Take the 2-minute tour ×
Stack Overflow is a question and answer site for professional and enthusiast programmers. It's 100% free, no registration required.

How to solve this problem?

The problem is to reorder the list-of-lists of doubles:

[ [a, b, c],  [aa, bb, cc] ]

into this:

[ [a, aa],   [b, bb],  [c, cc] ]

After poking about I came up with the following (a function that increasingly diggs deeper and deeper into sublists, taking their head and joining them together):

organize xs = organize' xs head
--recursive function (type stolen from ghci)
organize':: [[a]] -> ([a] -> b) -> [b]
organize' [] f = []
organize' xs f = (map f xs)++(organize' xs (f . tail)

This doesn't work too good (which I thought it did) - in my joy of success I completely missed the error:

 Exception: Prelude.head: empty list
share|improve this question
That doesn't compile nor work too well, it seems. Also, can you explain better what you actually want to achieve? This looks like zipping to me. –  Niklas B. Feb 22 '12 at 1:28
By the description of the problem, you're probably looking for transpose from Data.List. This code doesn't work really well, because in the recursive call of organize', the xs doesn't get any smaller; after enough recursive calls, your f argument basically returns empty list (it looks like tail . tail . tail . tail ...) and then you attempt to take head of that - which is going to make your algorithm fail. –  Vitus Feb 22 '12 at 1:33
D'oh wait something is wrong... Oh WOW i completely missed the Exception: Prelude.head: empty list part! –  drozzy Feb 22 '12 at 1:37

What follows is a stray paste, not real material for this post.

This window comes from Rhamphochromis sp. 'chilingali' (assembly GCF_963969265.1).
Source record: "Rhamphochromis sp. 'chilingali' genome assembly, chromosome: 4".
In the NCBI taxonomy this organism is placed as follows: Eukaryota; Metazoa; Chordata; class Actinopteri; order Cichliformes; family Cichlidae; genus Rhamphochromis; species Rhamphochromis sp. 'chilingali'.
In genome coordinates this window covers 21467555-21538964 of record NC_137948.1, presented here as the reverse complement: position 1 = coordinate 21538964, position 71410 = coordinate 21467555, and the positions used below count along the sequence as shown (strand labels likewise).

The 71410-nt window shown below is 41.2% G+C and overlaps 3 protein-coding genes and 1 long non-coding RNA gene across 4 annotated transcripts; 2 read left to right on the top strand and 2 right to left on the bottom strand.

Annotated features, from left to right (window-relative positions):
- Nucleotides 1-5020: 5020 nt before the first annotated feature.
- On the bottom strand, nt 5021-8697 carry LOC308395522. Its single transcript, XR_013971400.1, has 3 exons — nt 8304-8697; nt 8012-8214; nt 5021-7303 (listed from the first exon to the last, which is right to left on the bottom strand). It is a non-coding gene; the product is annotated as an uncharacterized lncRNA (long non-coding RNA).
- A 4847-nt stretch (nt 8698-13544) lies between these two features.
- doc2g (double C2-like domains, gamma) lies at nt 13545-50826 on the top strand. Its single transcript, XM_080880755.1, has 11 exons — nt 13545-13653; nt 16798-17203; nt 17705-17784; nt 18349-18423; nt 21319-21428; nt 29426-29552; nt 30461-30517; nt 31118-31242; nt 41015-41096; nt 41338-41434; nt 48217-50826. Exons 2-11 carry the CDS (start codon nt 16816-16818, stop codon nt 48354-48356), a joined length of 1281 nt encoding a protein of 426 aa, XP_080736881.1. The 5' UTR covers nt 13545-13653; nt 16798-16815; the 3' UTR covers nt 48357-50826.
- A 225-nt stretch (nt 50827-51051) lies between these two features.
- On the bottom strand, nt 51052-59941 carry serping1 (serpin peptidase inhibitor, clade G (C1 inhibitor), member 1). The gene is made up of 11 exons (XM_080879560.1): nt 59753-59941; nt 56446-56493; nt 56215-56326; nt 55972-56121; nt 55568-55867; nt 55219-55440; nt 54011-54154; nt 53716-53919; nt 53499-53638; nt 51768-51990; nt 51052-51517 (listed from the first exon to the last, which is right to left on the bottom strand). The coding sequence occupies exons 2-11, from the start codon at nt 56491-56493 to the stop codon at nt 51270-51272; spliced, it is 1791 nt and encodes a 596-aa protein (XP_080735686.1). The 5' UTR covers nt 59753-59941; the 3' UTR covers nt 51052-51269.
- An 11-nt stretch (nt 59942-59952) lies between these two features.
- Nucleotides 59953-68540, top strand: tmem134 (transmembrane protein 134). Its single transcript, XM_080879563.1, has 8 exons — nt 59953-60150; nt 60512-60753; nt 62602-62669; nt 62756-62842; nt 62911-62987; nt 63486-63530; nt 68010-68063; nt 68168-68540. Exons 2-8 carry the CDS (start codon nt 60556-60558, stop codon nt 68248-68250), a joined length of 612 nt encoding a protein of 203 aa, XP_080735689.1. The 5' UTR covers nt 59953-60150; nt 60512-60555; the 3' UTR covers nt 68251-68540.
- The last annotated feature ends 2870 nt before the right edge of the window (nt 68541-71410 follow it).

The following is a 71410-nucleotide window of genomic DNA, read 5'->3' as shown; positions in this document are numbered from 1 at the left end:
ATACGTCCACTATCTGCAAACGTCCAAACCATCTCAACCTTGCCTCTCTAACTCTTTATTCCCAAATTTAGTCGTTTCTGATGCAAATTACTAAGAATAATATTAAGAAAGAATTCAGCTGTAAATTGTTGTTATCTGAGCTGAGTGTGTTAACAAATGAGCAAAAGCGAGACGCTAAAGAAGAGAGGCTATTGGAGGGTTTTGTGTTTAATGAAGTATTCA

@Vitus I could kiss you! Transpose works perfectly. –  drozzy Feb 22 '12 at 1:41

1 Answer 1

up vote 2 down vote accepted

Your mention of "doubles" implies that you want a list of 2-tuples (ie, "doubles"), rather than a list of 2-element lists. (Or perhaps this wording was particular to my Function Programming 101 lecturer!)

In which case, zip does exactly this:

zip [1, 2, 3] [4, 5, 6] = [(1,4),(2,5),(3,6)]

If you do need a list of 2-element lists (instead of tuples), you can use zipWith:

organize [xs,ys] = zipWith (\x y -> [x,y]) xs ys

Or are you looking for something that will work with any number of lists? In that case (as others have commented) transpose from Data.List is what you're after:

transpose [[1,2,3],[4,5,6]] = [[1,4],[2,5],[3,6]]
share|improve this answer
zipWith can be quite nicely generalized with Applicative instance for ZipLists (defined as newtype ZipList a = ZipList { getZipList :: [a] }. For example, zipping 4 lists: (\a b c d -> [a,b,c,d]) <$> ZipList [1,2,3] <*> ZipList [4,5,6] <*> ZipList [7,8,9] <*> ZipList [10,11,12]. –  Vitus Feb 22 '12 at 1:56

Your Answer


By posting your answer, you agree to the privacy policy and terms of service.

Not the answer you're looking for? Browse other questions tagged or ask your own question.